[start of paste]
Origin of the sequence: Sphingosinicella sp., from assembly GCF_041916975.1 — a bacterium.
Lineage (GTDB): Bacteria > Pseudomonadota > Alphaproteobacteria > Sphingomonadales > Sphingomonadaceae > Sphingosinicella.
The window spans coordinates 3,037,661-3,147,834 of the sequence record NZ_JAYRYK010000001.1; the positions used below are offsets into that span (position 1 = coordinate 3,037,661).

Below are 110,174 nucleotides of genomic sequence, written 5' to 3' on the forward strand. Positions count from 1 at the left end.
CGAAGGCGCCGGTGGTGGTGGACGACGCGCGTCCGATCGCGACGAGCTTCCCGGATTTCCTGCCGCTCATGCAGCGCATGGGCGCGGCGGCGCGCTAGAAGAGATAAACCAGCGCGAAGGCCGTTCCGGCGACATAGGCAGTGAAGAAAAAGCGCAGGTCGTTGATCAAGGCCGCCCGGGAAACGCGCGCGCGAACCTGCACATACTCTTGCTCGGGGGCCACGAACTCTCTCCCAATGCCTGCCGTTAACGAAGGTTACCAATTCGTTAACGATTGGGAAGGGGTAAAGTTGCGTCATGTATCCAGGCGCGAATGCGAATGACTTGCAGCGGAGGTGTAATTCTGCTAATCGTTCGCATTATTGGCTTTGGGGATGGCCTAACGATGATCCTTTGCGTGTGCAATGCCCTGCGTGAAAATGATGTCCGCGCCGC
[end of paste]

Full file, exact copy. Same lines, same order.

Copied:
Origin of the sequence: Sphingosinicella sp., from assembly GCF_041916975.1 — a bacterium.
Lineage (GTDB): Bacteria > Pseudomonadota > Alphaproteobacteria > Sphingomonadales > Sphingomonadaceae > Sphingosinicella.
The window spans coordinates 3,037,661-3,147,834 of the sequence record NZ_JAYRYK010000001.1; the positions used below are offsets into that span (position 1 = coordinate 3,037,661).

Below are 110,174 nucleotides of genomic sequence, written 5' to 3' on the forward strand. Positions count from 1 at the left end.
CGAAGGCGCCGGTGGTGGTGGACGACGCGCGTCCGATCGCGACGAGCTTCCCGGATTTCCTGCCGCTCATGCAGCGCATGGGCGCGGCGGCGCGCTAGAAGAGATAAACCAGCGCGAAGGCCGTTCCGGCGACATAGGCAGTGAAGAAAAAGCGCAGGTCGTTGATCAAGGCCGCCCGGGAAACGCGCGCGCGAACCTGCACATACTCTTGCTCGGGGGCCACGAACTCTCTCCCAATGCCTGCCGTTAACGAAGGTTACCAATTCGTTAACGATTGGGAAGGGGTAAAGTTGCGTCATGTATCCAGGCGCGAATGCGAATGACTTGCAGCGGAGGTGTAATTCTGCTAATCGTTCGCATTATTGGCTTTGGGGATGGCCTAACGATGATCCTTTGCGTGTGCAATGCCCTGCGTGAAAATGATGTCCGCGCCGC